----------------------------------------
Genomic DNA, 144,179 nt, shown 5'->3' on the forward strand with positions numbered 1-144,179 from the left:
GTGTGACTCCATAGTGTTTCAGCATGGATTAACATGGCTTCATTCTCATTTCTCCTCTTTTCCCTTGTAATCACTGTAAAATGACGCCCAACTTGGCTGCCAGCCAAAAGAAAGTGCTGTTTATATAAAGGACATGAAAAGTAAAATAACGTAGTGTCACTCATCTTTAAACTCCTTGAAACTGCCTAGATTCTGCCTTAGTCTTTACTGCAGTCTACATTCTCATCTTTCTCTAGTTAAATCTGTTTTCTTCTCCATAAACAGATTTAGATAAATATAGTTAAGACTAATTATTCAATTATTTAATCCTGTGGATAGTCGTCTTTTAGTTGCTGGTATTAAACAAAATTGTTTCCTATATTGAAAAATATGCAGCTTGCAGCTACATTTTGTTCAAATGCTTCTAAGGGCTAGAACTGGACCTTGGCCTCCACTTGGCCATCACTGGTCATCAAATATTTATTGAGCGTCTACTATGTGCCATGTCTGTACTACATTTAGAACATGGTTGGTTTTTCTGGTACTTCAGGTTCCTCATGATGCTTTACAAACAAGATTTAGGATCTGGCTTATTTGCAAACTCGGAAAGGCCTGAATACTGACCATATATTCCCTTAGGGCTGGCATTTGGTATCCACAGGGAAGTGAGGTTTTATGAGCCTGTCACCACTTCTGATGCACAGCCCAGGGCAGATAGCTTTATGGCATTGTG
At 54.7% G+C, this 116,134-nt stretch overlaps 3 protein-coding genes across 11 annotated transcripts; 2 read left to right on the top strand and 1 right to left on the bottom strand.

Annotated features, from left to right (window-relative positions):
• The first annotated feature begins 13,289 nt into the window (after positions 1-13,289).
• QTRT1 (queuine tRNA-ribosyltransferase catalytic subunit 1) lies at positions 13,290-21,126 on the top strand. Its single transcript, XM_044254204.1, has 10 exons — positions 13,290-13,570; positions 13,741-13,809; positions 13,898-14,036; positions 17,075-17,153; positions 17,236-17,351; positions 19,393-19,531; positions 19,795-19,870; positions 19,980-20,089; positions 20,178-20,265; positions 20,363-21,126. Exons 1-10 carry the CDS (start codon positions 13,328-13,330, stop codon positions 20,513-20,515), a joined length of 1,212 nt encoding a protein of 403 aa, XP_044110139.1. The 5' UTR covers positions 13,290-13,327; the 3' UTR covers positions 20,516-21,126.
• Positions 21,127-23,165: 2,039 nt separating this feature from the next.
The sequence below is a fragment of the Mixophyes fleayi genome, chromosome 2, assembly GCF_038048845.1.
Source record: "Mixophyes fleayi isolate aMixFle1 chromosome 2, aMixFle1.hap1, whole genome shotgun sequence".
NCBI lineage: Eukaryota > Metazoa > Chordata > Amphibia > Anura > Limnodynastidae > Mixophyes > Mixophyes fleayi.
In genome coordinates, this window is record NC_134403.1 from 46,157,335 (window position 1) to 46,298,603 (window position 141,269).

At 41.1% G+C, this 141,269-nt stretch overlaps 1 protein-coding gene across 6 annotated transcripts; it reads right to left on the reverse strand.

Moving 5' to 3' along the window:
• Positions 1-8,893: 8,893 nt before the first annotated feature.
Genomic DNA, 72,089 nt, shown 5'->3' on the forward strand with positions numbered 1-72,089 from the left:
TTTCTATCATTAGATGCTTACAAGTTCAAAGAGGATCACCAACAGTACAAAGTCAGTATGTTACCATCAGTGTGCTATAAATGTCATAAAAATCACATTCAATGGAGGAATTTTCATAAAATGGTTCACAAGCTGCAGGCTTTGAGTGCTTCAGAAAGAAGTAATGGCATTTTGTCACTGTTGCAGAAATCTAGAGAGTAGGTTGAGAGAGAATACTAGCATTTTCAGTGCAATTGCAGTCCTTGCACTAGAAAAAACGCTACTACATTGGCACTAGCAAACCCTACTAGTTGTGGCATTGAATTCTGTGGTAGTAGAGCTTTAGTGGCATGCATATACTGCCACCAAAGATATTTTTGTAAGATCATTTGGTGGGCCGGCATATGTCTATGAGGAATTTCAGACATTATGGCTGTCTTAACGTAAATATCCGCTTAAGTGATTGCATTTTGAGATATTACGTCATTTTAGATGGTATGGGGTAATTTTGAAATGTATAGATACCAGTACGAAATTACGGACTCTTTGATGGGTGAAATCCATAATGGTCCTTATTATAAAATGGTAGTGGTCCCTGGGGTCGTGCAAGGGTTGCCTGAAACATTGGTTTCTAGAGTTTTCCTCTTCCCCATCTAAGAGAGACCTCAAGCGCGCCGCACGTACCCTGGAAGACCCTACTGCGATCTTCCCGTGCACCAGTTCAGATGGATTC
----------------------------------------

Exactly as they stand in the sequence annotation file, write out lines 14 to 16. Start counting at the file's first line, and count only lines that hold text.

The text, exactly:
• Positions 1-8,893: 8,893 nt before the first annotated feature.
Genomic DNA, 72,089 nt, shown 5'->3' on the forward strand with positions numbered 1-72,089 from the left:
TTTCTATCATTAGATGCTTACAAGTTCAAAGAGGATCACCAACAGTACAAAGTCAGTATGTTACCATCAGTGTGCTATAAATGTCATAAAAATCACATTCAATGGAGGAATTTTCATAAAATGGTTCACAAGCTGCAGGCTTTGAGTGCTTCAGAAAGAAGTAATGGCATTTTGTCACTGTTGCAGAAATCTAGAGAGTAGGTTGAGAGAGAATACTAGCATTTTCAGTGCAATTGCAGTCCTTGCACTAGAAAAAACGCTACTACATTGGCACTAGCAAACCCTACTAGTTGTGGCATTGAATTCTGTGGTAGTAGAGCTTTAGTGGCATGCATATACTGCCACCAAAGATATTTTTGTAAGATCATTTGGTGGGCCGGCATATGTCTATGAGGAATTTCAGACATTATGGCTGTCTTAACGTAAATATCCGCTTAAGTGATTGCATTTTGAGATATTACGTCATTTTAGATGGTATGGGGTAATTTTGAAATGTATAGATACCAGTACGAAATTACGGACTCTTTGATGGGTGAAATCCATAATGGTCCTTATTATAAAATGGTAGTGGTCCCTGGGGTCGTGCAAGGGTTGCCTGAAACATTGGTTTCTAGAGTTTTCCTCTTCCCCATCTAAGAGAGACCTCAAGCGCGCCGCACGTACCCTGGAAGACCCTACTGCGATCTTCCCGTGCACCAGTTCAGATGGATTC